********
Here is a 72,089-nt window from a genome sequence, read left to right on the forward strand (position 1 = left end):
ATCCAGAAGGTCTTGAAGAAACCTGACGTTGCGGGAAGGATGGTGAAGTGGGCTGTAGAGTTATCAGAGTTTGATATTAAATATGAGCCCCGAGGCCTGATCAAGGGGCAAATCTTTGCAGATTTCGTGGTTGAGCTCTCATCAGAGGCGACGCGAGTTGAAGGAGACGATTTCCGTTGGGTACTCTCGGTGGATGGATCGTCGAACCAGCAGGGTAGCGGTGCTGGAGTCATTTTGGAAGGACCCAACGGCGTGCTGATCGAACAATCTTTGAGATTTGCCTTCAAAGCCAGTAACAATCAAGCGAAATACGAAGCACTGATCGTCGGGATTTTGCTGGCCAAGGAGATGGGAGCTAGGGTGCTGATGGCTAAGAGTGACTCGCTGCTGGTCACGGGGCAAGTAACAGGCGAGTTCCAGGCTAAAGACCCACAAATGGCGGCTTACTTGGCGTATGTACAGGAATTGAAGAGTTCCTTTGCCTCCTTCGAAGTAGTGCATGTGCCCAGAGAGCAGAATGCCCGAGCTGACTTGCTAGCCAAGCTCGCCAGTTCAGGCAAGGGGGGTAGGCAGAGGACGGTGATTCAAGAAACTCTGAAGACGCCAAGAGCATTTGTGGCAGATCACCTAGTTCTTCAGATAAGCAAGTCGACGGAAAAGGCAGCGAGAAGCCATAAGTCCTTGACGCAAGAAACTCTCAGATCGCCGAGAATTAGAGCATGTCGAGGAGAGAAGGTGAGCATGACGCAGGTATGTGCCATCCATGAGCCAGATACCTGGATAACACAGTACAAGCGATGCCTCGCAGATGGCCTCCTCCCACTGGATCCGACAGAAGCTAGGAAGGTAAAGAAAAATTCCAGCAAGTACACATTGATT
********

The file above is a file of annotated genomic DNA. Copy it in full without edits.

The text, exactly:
Here is a 72,089-nt window from a genome sequence, read left to right on the forward strand (position 1 = left end):
ATCCAGAAGGTCTTGAAGAAACCTGACGTTGCGGGAAGGATGGTGAAGTGGGCTGTAGAGTTATCAGAGTTTGATATTAAATATGAGCCCCGAGGCCTGATCAAGGGGCAAATCTTTGCAGATTTCGTGGTTGAGCTCTCATCAGAGGCGACGCGAGTTGAAGGAGACGATTTCCGTTGGGTACTCTCGGTGGATGGATCGTCGAACCAGCAGGGTAGCGGTGCTGGAGTCATTTTGGAAGGACCCAACGGCGTGCTGATCGAACAATCTTTGAGATTTGCCTTCAAAGCCAGTAACAATCAAGCGAAATACGAAGCACTGATCGTCGGGATTTTGCTGGCCAAGGAGATGGGAGCTAGGGTGCTGATGGCTAAGAGTGACTCGCTGCTGGTCACGGGGCAAGTAACAGGCGAGTTCCAGGCTAAAGACCCACAAATGGCGGCTTACTTGGCGTATGTACAGGAATTGAAGAGTTCCTTTGCCTCCTTCGAAGTAGTGCATGTGCCCAGAGAGCAGAATGCCCGAGCTGACTTGCTAGCCAAGCTCGCCAGTTCAGGCAAGGGGGGTAGGCAGAGGACGGTGATTCAAGAAACTCTGAAGACGCCAAGAGCATTTGTGGCAGATCACCTAGTTCTTCAGATAAGCAAGTCGACGGAAAAGGCAGCGAGAAGCCATAAGTCCTTGACGCAAGAAACTCTCAGATCGCCGAGAATTAGAGCATGTCGAGGAGAGAAGGTGAGCATGACGCAGGTATGTGCCATCCATGAGCCAGATACCTGGATAACACAGTACAAGCGATGCCTCGCAGATGGCCTCCTCCCACTGGATCCGACAGAAGCTAGGAAGGTAAAGAAAAATTCCAGCAAGTACACATTGATT